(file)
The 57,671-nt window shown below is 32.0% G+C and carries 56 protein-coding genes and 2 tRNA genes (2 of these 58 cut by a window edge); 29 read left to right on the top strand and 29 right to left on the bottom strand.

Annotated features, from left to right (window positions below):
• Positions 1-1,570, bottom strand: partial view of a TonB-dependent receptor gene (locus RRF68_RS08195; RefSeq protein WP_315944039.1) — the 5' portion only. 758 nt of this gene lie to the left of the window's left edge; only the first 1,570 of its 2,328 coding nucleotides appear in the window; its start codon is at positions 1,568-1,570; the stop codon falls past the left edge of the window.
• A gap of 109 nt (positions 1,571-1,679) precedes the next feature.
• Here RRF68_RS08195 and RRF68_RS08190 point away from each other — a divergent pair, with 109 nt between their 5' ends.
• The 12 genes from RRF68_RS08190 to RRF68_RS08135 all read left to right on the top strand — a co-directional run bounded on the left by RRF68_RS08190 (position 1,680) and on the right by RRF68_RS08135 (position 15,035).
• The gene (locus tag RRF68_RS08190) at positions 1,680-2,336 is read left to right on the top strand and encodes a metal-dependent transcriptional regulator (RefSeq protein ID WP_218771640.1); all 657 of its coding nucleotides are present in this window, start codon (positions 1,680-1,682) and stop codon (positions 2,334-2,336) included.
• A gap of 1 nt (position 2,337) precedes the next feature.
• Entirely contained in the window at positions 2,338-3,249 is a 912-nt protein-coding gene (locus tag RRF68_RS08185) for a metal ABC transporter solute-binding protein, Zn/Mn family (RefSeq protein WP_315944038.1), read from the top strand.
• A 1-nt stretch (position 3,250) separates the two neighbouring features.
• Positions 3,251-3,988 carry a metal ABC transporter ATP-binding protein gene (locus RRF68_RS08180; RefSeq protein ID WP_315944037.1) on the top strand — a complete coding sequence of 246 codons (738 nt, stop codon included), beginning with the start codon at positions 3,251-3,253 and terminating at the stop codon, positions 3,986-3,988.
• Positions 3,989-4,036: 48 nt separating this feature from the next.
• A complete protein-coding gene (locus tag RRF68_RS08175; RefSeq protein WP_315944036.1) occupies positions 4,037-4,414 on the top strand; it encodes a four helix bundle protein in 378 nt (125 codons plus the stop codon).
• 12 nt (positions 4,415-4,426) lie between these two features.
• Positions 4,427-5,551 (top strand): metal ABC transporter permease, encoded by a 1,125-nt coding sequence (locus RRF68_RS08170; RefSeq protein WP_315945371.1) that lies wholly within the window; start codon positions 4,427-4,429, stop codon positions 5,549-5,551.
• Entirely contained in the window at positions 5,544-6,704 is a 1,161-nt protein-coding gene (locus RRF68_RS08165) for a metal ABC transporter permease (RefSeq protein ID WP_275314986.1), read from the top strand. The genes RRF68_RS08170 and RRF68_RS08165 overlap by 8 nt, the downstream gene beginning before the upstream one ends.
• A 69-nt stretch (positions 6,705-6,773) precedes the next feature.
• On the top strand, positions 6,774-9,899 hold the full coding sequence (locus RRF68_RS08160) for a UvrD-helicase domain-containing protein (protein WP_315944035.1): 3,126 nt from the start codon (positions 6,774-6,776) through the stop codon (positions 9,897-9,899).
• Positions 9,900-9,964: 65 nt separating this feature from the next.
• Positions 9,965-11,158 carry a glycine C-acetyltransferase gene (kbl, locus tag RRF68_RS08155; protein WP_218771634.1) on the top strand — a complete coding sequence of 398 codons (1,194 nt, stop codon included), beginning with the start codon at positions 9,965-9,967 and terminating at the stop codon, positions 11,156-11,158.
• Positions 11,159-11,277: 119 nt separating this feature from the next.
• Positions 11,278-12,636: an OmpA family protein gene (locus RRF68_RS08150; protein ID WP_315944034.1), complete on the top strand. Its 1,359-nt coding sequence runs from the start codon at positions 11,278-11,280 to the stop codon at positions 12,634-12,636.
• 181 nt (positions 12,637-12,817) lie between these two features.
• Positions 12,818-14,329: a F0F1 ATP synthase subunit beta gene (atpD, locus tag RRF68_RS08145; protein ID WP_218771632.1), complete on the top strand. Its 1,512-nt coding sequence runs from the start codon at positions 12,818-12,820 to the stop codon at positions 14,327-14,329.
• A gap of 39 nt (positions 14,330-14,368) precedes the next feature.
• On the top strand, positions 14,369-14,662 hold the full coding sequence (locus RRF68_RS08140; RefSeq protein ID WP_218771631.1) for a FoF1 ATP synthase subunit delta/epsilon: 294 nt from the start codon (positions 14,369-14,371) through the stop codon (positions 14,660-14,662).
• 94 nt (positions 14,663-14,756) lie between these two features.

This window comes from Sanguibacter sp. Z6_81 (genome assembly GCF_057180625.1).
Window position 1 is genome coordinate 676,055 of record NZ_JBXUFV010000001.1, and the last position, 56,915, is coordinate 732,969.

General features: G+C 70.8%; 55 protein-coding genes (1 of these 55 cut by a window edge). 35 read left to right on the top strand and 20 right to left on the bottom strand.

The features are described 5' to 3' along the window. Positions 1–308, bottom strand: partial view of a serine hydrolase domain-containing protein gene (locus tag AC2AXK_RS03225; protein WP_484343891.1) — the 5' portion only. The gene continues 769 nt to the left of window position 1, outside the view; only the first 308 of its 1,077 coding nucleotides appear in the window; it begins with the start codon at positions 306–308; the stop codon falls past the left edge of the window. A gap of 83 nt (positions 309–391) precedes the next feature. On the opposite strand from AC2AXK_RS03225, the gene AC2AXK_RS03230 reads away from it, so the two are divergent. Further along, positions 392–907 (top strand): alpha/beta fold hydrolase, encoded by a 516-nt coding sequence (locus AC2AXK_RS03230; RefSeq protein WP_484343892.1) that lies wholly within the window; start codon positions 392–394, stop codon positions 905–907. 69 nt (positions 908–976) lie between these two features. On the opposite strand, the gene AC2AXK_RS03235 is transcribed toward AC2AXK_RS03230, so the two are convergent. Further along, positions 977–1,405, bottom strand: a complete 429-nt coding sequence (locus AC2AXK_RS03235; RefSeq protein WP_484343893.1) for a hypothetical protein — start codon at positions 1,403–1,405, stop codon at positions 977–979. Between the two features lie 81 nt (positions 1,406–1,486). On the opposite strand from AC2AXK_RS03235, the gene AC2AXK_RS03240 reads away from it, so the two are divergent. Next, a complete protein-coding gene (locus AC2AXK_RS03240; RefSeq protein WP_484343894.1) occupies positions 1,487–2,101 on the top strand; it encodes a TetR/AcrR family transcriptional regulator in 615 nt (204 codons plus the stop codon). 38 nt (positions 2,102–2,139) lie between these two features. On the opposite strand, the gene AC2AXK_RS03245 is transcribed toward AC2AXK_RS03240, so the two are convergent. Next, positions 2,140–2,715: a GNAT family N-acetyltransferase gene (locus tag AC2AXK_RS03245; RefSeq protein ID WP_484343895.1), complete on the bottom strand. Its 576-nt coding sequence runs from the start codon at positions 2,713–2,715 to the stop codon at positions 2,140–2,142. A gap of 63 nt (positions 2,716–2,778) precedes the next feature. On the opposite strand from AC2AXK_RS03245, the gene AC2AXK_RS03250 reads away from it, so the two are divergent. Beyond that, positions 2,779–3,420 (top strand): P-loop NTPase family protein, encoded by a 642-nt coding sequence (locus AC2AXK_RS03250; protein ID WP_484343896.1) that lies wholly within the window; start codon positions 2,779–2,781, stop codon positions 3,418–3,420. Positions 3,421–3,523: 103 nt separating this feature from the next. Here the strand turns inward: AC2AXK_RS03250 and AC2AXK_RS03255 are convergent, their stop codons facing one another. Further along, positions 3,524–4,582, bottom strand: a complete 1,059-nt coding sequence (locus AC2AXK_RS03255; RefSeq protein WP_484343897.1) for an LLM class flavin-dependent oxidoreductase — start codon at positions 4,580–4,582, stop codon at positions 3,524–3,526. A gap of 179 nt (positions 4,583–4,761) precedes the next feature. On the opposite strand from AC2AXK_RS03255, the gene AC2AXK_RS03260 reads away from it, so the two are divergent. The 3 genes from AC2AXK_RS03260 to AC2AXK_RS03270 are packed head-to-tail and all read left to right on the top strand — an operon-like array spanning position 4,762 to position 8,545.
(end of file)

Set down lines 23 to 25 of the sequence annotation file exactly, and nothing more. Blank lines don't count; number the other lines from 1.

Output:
• 181 nt (positions 12,637-12,817) lie between these two features.
• Positions 12,818-14,329: a F0F1 ATP synthase subunit beta gene (atpD, locus tag RRF68_RS08145; protein ID WP_218771632.1), complete on the top strand. Its 1,512-nt coding sequence runs from the start codon at positions 12,818-12,820 to the stop codon at positions 14,327-14,329.
• A gap of 39 nt (positions 14,330-14,368) precedes the next feature.